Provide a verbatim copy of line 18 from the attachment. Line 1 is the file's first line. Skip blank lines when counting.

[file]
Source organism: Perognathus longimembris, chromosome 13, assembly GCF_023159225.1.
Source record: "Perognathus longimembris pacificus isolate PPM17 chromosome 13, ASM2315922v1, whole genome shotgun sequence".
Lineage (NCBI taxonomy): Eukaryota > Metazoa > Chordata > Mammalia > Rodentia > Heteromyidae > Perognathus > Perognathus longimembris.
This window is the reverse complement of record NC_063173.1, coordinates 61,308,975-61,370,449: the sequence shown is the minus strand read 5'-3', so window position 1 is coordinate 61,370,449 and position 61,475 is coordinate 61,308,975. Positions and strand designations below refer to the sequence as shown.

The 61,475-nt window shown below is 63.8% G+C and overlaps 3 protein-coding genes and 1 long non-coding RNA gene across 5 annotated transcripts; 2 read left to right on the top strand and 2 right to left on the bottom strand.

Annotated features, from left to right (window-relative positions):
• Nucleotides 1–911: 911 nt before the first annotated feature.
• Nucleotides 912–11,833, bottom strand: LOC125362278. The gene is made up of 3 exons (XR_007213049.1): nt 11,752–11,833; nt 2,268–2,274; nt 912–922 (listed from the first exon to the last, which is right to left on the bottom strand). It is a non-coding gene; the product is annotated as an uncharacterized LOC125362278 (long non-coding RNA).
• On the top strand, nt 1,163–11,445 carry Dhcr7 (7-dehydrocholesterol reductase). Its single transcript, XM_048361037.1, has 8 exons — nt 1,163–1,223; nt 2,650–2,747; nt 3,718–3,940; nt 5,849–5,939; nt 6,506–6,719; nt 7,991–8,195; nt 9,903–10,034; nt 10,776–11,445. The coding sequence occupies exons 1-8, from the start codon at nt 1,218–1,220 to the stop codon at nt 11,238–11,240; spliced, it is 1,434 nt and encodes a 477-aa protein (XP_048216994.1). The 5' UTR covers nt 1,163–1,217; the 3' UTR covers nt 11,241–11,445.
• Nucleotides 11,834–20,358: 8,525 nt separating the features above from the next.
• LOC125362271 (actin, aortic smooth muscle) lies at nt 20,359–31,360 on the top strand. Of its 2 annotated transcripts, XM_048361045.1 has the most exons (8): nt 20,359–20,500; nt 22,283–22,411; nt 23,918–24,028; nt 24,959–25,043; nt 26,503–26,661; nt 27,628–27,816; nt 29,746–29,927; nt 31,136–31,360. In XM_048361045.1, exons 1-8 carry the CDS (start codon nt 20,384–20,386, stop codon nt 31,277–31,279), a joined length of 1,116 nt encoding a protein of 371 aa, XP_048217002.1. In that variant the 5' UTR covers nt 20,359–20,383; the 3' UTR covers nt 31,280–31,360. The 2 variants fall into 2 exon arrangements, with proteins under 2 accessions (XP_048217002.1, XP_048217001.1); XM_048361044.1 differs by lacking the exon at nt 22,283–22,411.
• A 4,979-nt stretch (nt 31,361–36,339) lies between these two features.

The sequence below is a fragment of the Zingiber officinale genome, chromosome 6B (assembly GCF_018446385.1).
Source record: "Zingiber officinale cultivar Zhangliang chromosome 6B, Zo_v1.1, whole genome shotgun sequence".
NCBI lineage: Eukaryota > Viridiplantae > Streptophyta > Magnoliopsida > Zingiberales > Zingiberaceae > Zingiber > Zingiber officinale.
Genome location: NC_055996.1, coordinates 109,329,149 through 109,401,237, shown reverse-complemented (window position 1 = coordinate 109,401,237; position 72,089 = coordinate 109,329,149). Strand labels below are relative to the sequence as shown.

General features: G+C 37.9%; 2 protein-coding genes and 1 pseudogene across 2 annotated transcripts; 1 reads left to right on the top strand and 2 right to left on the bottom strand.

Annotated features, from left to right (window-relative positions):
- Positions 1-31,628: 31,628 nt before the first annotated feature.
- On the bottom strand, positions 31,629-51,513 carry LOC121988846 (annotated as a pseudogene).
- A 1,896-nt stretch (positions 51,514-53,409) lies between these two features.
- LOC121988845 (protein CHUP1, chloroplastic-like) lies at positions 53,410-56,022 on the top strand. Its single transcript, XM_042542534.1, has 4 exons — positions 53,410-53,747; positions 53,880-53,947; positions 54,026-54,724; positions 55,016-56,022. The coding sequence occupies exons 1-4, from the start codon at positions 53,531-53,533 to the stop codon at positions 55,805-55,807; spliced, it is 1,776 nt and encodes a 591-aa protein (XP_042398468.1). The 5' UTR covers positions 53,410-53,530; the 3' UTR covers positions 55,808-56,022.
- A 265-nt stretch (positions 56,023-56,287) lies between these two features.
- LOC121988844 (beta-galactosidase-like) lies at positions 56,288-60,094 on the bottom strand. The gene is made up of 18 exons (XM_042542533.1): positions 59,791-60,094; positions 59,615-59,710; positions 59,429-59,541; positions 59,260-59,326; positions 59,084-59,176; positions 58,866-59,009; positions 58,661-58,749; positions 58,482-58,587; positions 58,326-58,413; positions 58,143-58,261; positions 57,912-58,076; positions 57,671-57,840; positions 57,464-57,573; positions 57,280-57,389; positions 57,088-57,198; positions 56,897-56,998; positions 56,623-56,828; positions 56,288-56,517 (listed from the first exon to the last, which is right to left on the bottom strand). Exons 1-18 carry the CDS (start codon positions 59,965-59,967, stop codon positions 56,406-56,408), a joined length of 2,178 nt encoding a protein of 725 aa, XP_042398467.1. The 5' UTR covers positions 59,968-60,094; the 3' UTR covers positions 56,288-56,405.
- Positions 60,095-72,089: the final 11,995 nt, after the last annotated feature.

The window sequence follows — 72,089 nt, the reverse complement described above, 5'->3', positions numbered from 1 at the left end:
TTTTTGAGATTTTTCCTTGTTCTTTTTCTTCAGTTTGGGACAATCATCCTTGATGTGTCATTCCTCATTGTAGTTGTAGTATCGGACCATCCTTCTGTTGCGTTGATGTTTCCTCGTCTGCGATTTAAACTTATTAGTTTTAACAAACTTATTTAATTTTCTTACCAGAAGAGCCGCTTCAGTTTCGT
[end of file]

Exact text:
Annotated features, from left to right (window-relative positions):